When blending amount and usage concentration of chelating agent are found in the same manner as in the example of the Japanese standard washing water, the standard concentration should be preferably set to be within a range between 2.63 and 4.0 g/L for use of drum-type washing machines. With a premise to obtain a detergency equivalent to or greater than that of the standard synthetic detergent, a part of the chelating agent, which is limited to approximately 50% of the aforementioned chelating agent used, may be displaced by an alkaline buffer, particularly crystalline layered sodium silicate.

Since the usage concentration of the anti-soil redeposition agent is 0.15 to 0.27 g/L for drum-type washing machines, the total usage concentration including the organic chelating agent, the alkaline buffer, and the anti-soil redeposition agent, which are the essential components of the present invention, is 2.83 to 4.27 g/L.

Similarly, when a chelating agent having the chelating ability (maximum calcium trapping ability) of 300 mg/g, for example, is blended, the minimum usage amount (concentration) of the chelating agent should be calculated through the same procedure as given above, and based on this calculation result and concept regarding augmentation of chelating agent for each of the respective aforementioned types of washing machines, the blending amount and usage concentration of the chelating agent and usage concentration for respective essential components should be appropriately set.

The range of usage concentration of the detergent composition for clothes according to the present invention is from 0.5 to 10.5 g/L, considering differences in the aforementioned hardness of washing waters.

Note that when adding additives such as washing enzymes, oxy-based bleaching agents, disinfectants, fragrances and foaming agents, for example, in addition to the essential components of the present invention, the usage amount should be increased by an equal amount to that of the additives added.

(6) Additives

The detergent composition of the present invention may further contain substances included as ordinary used components in synthetic detergents, etc., such as washing enzymes, oxy-based bleaching agents, disinfectants, fragrances and foaming agents, in accordance with needs within a range of not departing from the scope of the present invention.

Of the above additives, the washing enzyme is the most important. It is effective in removing soil that is difficult to remove completely with the washing system of the present invention containing an organic chelating agent as a main component for detergency. The washing enzyme may be proteolytic enzyme (protease), lipolytic enzyme (lipase), cellulolytic enzyme (cellulase), amylolytic enzyme (amylase), etc. Among these, protease is particularly effective on daily soil and cellulase is effective for maintaining whiteness of cotton fabrics and removing solid particle soil when repeatedly washed, and are thus are highly useful.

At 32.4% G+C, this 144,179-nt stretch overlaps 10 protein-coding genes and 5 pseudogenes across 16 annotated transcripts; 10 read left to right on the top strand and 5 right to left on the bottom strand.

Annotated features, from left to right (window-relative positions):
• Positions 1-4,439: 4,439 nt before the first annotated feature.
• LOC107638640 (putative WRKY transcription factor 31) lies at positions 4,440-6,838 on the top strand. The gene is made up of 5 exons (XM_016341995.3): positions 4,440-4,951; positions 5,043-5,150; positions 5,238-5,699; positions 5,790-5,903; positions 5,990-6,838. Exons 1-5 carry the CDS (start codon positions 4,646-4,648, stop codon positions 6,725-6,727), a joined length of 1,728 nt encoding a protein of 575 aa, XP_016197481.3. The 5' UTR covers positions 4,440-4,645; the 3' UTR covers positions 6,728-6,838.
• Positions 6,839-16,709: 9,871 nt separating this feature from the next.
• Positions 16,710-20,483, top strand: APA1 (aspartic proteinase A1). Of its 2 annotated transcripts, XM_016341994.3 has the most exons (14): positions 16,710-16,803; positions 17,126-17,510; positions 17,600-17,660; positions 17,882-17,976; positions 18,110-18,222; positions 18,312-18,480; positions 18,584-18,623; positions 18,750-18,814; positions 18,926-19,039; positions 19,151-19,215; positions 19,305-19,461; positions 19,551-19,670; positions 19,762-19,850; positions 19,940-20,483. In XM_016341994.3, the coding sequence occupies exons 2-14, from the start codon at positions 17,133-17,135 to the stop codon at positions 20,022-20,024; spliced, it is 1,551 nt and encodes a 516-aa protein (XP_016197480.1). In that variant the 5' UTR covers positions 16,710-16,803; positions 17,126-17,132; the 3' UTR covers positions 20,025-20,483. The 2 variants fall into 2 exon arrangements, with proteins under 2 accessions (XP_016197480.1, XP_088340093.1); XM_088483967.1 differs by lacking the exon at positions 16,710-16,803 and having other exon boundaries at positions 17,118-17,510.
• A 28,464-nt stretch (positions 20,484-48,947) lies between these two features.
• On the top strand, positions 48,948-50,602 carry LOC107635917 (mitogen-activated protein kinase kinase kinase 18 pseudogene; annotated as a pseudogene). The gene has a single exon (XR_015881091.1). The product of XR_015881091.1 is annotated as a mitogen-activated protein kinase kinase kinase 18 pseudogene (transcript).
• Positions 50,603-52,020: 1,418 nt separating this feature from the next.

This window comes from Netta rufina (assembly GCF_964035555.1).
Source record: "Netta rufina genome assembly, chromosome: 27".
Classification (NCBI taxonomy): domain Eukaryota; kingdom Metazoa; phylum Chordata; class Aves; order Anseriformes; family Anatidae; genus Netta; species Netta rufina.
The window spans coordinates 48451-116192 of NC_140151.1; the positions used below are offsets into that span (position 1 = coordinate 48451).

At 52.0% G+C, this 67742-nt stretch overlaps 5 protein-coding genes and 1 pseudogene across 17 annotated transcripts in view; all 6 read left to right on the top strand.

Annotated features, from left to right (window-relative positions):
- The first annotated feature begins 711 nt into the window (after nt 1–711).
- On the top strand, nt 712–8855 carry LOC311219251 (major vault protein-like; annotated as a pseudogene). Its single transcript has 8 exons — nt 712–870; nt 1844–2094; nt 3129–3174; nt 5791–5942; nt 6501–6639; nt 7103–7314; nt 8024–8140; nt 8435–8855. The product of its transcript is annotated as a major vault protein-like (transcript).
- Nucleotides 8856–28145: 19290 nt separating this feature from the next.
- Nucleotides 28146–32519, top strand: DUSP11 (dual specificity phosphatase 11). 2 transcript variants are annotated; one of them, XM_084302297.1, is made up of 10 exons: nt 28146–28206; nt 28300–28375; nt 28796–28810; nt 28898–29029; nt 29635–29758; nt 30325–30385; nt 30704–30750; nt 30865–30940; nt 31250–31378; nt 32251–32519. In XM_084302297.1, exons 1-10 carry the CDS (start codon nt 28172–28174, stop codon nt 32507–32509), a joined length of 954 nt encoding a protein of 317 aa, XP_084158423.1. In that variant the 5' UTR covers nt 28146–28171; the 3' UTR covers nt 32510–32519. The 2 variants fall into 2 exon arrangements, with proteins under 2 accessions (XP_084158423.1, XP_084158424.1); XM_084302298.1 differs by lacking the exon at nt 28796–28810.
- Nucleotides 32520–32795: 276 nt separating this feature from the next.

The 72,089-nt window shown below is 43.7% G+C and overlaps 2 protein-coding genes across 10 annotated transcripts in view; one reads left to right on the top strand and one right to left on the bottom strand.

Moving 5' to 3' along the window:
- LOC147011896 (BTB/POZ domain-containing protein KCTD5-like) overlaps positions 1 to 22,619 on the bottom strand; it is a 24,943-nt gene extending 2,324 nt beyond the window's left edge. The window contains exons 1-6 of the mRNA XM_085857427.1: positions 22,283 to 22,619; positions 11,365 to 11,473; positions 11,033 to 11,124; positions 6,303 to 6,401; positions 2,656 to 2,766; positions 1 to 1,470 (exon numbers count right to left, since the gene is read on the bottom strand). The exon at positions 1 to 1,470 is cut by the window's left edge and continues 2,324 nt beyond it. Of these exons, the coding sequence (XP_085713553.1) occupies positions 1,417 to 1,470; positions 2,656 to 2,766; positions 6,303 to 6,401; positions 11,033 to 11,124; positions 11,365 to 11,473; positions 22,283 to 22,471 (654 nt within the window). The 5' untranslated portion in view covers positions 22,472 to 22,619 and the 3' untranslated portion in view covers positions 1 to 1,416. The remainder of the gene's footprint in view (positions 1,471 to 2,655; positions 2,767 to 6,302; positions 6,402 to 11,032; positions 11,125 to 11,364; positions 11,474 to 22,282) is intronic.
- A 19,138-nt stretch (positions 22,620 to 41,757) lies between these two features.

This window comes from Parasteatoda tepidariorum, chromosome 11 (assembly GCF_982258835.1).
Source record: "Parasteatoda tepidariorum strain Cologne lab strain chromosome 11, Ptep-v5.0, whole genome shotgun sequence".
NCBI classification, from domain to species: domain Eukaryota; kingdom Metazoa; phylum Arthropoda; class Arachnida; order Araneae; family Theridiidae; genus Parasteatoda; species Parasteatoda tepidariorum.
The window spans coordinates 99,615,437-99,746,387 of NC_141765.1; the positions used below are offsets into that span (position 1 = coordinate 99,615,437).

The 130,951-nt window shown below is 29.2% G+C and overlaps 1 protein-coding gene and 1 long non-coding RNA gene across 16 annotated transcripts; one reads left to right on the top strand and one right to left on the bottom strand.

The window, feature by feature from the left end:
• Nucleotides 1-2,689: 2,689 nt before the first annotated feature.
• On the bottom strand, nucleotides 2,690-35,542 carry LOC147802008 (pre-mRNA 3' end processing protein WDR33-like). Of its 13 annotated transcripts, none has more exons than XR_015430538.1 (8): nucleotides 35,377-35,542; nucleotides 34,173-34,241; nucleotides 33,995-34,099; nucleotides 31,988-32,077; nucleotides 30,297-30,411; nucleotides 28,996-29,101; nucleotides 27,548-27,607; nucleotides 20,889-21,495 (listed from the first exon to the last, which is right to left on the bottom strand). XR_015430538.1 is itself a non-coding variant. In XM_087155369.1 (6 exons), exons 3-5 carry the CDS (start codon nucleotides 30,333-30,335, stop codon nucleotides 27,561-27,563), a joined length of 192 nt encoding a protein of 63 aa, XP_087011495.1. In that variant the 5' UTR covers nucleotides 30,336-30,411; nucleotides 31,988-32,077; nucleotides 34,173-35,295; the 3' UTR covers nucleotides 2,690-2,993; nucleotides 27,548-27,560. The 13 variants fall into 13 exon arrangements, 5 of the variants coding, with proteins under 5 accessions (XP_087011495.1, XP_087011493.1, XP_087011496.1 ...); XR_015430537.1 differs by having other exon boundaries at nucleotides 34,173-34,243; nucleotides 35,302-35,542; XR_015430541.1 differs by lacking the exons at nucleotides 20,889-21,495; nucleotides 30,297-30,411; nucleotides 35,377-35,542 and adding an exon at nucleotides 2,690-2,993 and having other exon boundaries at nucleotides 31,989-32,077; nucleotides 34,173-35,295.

A blending amount of the enzyme should be approximately 0.3% to 3 wt % with respect to the total amount of detergent composition.

Also, since fluidity of the present detergent is alkalescent, ones having an active value not decreasing in their pH ranges must be selected when considering blending of enzymes.

Note that a point to be particularly careful in blending of enzymes in detergents is stability of enzyme activity in washing water, and deactivation due to effective free chlorine included in the washing water has to be particularly noted.

Accordingly, enzymes and reducing agents have to be added at the same time when blending into a detergent. Sulfite and thiosulfate are suitable as a reducing agent, but there is a method of using ammonium sulfate salt and other ammonium salts as a substance to prevent deactivation of enzymes by trapping active chlorine. The blending amount thereof is preferably 0.3% to 3 wt % with respect to the total amount of detergent composition.

An enzymatic bleaching agent may be, for example, sodium percarbonate, sodium perborate, or hydrogen peroxide. The detergent composition of the present invention exhibits equivalent detergency as conventional synthetic detergents including a surfactant as a main ingredient even without use of an enzymatic bleaching agent. However, further improvement of detergency may be expected by adding a bleaching agent. Note that if a bleach activating agent such as ethylenediamine tetracetyl, for example, is used simultaneously when employing oxy-based bleaching agents, further improvement in washing performance may be expected, and is thus preferable.